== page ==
Freedom of expression and association in Iran is curtailed by legal restrictions and by flaws in the administration of justice. It has resulted in a catalogue of unfair trials and the imprisonment of prisoners of conscience.
Iran’s Constitution guarantees freedom of belief, yet restrictions on freedom of expression and association in Iranian law go beyond both the Iranian Constitution and international human rights treaties to which Iran is a state party. Restrictive, contradictory and vaguely worded provisions contained in the Penal Code, the Theologians’ Law - a body of law that deals with offences committed by clerics - and the Public and Revolutionary Courts’ Procedural Law undermine the right to freedom of expression. For example, the Penal Code prohibits a range of activities, such as those connected with journalism or public discourse, which do not amount to recognizably criminal offences.
Structural flaws in the judicial system, including with respect to its independence, often result in irregular trial procedures. The judiciary does not enjoy the independence accorded to it by constitutional provisions. Lower court judges are under pressure to investigate and prosecute allegations that may be brought by a superior judicial official who is often the official directly responsible for their appointment and continued employment as a judge and the functions of investigator, prosecutor and judge are frequently combined, bringing the impartiality of the judge into question.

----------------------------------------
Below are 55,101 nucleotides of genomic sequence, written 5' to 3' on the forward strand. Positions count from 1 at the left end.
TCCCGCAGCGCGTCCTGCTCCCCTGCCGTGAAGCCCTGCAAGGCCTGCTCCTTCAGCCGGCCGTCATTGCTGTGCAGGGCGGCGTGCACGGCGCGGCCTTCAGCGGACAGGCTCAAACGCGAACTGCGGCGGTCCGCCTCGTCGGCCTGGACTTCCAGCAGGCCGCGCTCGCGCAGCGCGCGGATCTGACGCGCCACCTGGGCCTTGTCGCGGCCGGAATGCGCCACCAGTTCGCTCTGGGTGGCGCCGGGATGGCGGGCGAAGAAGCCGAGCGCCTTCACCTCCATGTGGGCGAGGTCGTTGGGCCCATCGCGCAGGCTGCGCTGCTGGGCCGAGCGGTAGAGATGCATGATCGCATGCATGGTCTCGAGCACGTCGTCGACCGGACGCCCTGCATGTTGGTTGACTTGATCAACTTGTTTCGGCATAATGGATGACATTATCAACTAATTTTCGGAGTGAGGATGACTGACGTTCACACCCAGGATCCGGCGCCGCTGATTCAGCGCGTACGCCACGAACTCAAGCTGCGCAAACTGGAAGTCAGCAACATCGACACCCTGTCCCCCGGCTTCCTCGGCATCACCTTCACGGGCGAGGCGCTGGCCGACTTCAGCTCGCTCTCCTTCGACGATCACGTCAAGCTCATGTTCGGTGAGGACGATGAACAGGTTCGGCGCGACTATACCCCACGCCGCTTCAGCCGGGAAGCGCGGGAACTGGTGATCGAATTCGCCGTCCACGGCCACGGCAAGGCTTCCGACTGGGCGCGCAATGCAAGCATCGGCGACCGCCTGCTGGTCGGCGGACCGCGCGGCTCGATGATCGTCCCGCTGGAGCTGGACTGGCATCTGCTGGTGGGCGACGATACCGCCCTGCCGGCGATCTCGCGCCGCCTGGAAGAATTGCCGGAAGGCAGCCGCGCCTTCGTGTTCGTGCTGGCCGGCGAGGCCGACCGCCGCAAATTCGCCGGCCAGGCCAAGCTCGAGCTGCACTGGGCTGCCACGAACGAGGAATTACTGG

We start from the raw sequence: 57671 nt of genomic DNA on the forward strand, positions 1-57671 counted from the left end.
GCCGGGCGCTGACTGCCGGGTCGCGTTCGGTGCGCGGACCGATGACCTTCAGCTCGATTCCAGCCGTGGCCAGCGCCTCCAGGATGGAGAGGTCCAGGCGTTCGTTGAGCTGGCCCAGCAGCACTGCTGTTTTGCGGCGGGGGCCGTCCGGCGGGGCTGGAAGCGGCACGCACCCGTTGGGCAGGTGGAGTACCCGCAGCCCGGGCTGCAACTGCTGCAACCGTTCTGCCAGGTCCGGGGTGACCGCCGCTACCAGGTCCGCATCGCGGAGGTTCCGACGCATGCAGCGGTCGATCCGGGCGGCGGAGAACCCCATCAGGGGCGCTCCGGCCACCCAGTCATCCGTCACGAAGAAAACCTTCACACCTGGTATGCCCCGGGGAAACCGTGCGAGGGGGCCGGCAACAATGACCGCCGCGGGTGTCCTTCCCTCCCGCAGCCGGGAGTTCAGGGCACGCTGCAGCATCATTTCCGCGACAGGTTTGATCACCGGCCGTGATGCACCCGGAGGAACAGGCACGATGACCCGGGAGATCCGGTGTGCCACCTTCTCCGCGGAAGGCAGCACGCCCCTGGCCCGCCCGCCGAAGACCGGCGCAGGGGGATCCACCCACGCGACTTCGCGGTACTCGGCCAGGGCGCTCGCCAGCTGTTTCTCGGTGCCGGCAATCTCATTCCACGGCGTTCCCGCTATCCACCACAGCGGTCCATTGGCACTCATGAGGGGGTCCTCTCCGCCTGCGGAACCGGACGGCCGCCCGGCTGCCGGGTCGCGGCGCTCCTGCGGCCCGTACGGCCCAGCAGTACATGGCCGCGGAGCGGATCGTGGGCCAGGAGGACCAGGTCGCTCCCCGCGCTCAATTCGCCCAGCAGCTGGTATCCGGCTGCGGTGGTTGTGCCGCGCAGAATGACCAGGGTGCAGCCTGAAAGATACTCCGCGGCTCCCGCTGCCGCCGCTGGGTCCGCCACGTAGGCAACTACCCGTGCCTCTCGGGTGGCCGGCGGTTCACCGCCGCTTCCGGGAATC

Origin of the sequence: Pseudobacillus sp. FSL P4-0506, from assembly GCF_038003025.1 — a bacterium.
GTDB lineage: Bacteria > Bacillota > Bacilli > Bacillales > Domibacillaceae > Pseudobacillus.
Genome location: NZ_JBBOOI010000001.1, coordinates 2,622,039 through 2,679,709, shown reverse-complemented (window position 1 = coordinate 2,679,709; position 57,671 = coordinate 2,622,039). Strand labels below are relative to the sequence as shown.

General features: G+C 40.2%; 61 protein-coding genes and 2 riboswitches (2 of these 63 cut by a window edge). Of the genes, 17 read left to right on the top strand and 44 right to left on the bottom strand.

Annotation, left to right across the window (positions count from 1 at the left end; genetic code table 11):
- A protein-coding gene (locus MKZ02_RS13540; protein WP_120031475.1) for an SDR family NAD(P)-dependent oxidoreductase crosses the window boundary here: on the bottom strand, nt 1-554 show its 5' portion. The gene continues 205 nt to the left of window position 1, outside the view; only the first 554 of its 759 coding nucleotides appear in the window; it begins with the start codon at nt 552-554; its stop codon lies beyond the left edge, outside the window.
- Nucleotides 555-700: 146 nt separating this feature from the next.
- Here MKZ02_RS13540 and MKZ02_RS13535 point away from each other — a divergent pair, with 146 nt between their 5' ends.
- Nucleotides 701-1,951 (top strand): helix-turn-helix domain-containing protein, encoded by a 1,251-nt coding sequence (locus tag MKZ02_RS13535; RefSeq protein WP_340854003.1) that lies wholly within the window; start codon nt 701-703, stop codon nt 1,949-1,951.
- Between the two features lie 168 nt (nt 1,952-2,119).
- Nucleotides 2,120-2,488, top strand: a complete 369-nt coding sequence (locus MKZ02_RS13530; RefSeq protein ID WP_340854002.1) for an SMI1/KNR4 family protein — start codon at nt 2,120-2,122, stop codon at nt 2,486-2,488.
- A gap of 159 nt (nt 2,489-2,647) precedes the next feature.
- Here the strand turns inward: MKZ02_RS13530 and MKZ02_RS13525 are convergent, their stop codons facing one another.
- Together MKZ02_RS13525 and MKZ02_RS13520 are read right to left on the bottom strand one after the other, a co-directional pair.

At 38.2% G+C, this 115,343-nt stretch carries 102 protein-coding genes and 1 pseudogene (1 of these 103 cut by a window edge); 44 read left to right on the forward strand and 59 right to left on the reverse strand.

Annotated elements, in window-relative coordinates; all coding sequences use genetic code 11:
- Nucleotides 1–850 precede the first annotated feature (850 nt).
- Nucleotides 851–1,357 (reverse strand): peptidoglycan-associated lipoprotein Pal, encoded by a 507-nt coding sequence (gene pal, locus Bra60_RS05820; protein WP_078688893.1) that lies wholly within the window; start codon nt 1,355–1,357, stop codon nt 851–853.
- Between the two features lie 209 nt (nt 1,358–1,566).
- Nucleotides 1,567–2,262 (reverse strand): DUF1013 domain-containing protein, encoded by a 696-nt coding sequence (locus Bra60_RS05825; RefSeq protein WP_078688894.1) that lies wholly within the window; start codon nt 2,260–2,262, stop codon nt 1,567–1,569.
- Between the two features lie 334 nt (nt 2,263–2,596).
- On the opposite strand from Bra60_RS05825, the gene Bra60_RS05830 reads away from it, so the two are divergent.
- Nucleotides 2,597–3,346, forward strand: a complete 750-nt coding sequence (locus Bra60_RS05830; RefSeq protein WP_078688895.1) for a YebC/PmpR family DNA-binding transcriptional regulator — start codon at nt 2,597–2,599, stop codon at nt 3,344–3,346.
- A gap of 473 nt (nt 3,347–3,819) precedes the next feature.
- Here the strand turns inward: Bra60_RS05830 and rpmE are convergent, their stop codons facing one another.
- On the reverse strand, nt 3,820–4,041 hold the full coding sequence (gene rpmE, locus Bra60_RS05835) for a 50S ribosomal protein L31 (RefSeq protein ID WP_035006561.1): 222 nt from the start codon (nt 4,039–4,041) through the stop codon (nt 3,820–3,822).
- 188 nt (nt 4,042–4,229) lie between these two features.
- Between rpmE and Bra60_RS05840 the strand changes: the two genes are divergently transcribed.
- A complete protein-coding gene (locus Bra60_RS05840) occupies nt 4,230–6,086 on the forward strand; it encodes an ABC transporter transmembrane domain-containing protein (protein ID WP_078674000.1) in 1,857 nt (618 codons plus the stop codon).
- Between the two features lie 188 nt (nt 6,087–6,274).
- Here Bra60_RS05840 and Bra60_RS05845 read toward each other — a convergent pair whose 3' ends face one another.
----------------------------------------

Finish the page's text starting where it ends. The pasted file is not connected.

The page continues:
Limits on the Bar Associations, re-established in 1999 weaken its independence and, as a result, safeguards for defence against unfair trial. The function of the Bar Associations to grant licences to newly qualified lawyers and to freely choose its own representatives are, for example, essential safeguards of the independence of the Bar Associations. Recent legislation, however, has removed these functions. The judiciary controls those eligible for apprenticeship places with the Bar Associations, their entry into the legal profession and their continued functioning as a lawyer. This weakens the independence of the Bar Association and undermines the professional integrity, security and independence required by lawyers.
Taken together, these flaws have obstructed the delivery of justice. Over recent years there have been numerous victims of arbitrary detention, unfair trial and imprisonment for no reason other than the expression of their conscientiously held beliefs. Such practices are not only contrary to Iran’s own Constitution but also violate international human rights standards.
Ahmad Batebi © Private Ahmad Batebi
Ahmad Batebi, a student of film production attached to Tehran University, was 21 years old when he was arrested in July 1999 during clashes between students and the security forces in central Tehran. From the end of June 1999 until the day of his arrest Ahmad Batebi was, with the authorization of his university, producing a documentary about the dangers of drug addiction and social problems. Ahmad Batebi has been in prison since then and was sentenced to death after a secret trial by the Revolutionary Court; his sentence was later reportedly commuted to 15 years’ imprisonment. Take Action
Nasser Zarafshan © Courtesy of Kayhan (London) Nasser Zarafshan
Nasser Zarafshan, a prominent Iranian lawyer, was sentenced on 19 March 2002 to five years' imprisonment and 50 lashes following his conviction in a secret trial before a military court. He was charged with disseminating confidential information and with having weapons and alcohol at his law firm following a search of his office carried out while he was in detention and without the presence of his lawyer. He was given two years for publicizing state information, three years for possession of firearms and 50 lashes for illicitly possessing alcohol. Take Action